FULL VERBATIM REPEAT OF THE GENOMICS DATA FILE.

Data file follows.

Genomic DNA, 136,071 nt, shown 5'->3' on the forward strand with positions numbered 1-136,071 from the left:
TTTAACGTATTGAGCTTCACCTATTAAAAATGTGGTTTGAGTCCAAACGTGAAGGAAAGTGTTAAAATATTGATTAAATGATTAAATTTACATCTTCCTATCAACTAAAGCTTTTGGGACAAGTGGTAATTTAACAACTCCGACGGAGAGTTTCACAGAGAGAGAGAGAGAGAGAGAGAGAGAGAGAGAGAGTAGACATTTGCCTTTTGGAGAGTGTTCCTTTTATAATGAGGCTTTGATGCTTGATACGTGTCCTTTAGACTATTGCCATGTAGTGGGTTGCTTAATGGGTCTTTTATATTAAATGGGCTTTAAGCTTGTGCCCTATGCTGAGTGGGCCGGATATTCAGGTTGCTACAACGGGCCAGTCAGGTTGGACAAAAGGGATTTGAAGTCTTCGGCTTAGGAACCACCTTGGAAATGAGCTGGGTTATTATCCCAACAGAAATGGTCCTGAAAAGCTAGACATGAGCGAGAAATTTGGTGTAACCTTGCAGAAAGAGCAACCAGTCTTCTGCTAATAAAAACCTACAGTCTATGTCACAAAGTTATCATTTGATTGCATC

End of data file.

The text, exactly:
Genomic DNA, 136,071 nt, shown 5'->3' on the forward strand with positions numbered 1-136,071 from the left:
TTTAACGTATTGAGCTTCACCTATTAAAAATGTGGTTTGAGTCCAAACGTGAAGGAAAGTGTTAAAATATTGATTAAATGATTAAATTTACATCTTCCTATCAACTAAAGCTTTTGGGACAAGTGGTAATTTAACAACTCCGACGGAGAGTTTCACAGAGAGAGAGAGAGAGAGAGAGAGAGAGAGAGAGAGTAGACATTTGCCTTTTGGAGAGTGTTCCTTTTATAATGAGGCTTTGATGCTTGATACGTGTCCTTTAGACTATTGCCATGTAGTGGGTTGCTTAATGGGTCTTTTATATTAAATGGGCTTTAAGCTTGTGCCCTATGCTGAGTGGGCCGGATATTCAGGTTGCTACAACGGGCCAGTCAGGTTGGACAAAAGGGATTTGAAGTCTTCGGCTTAGGAACCACCTTGGAAATGAGCTGGGTTATTATCCCAACAGAAATGGTCCTGAAAAGCTAGACATGAGCGAGAAATTTGGTGTAACCTTGCAGAAAGAGCAACCAGTCTTCTGCTAATAAAAACCTACAGTCTATGTCACAAAGTTATCATTTGATTGCATC